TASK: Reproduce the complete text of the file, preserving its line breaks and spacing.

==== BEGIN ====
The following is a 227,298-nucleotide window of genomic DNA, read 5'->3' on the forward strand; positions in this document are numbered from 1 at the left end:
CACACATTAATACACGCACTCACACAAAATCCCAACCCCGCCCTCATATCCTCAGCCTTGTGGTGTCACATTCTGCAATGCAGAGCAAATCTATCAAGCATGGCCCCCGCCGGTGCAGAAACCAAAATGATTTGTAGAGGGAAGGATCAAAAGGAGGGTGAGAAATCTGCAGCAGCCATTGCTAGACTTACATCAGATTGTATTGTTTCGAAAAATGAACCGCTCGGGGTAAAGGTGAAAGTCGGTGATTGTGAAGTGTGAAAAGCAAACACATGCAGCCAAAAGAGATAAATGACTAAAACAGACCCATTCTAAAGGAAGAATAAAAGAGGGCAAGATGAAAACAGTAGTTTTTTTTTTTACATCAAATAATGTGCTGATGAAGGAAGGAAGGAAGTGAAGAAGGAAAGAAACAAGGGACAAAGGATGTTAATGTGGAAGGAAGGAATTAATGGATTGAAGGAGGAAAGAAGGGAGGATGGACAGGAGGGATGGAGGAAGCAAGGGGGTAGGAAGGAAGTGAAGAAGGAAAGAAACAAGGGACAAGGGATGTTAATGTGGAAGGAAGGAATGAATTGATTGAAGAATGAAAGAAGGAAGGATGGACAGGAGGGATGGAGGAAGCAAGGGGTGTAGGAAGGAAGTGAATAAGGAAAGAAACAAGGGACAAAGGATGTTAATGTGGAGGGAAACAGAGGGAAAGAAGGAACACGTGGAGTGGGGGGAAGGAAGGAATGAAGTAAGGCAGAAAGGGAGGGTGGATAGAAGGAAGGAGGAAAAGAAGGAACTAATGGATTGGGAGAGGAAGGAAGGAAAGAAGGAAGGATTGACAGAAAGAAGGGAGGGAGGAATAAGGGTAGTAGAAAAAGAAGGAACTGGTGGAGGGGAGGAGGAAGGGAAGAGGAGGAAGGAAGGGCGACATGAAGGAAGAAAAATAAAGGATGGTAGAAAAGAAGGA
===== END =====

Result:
The following is a 227,298-nucleotide window of genomic DNA, read 5'->3' on the forward strand; positions in this document are numbered from 1 at the left end:
CACACATTAATACACGCACTCACACAAAATCCCAACCCCGCCCTCATATCCTCAGCCTTGTGGTGTCACATTCTGCAATGCAGAGCAAATCTATCAAGCATGGCCCCCGCCGGTGCAGAAACCAAAATGATTTGTAGAGGGAAGGATCAAAAGGAGGGTGAGAAATCTGCAGCAGCCATTGCTAGACTTACATCAGATTGTATTGTTTCGAAAAATGAACCGCTCGGGGTAAAGGTGAAAGTCGGTGATTGTGAAGTGTGAAAAGCAAACACATGCAGCCAAAAGAGATAAATGACTAAAACAGACCCATTCTAAAGGAAGAATAAAAGAGGGCAAGATGAAAACAGTAGTTTTTTTTTTTACATCAAATAATGTGCTGATGAAGGAAGGAAGGAAGTGAAGAAGGAAAGAAACAAGGGACAAAGGATGTTAATGTGGAAGGAAGGAATTAATGGATTGAAGGAGGAAAGAAGGGAGGATGGACAGGAGGGATGGAGGAAGCAAGGGGGTAGGAAGGAAGTGAAGAAGGAAAGAAACAAGGGACAAGGGATGTTAATGTGGAAGGAAGGAATGAATTGATTGAAGAATGAAAGAAGGAAGGATGGACAGGAGGGATGGAGGAAGCAAGGGGTGTAGGAAGGAAGTGAATAAGGAAAGAAACAAGGGACAAAGGATGTTAATGTGGAGGGAAACAGAGGGAAAGAAGGAACACGTGGAGTGGGGGGAAGGAAGGAATGAAGTAAGGCAGAAAGGGAGGGTGGATAGAAGGAAGGAGGAAAAGAAGGAACTAATGGATTGGGAGAGGAAGGAAGGAAAGAAGGAAGGATTGACAGAAAGAAGGGAGGGAGGAATAAGGGTAGTAGAAAAAGAAGGAACTGGTGGAGGGGAGGAGGAAGGGAAGAGGAGGAAGGAAGGGCGACATGAAGGAAGAAAAATAAAGGATGGTAGAAAAGAAGGA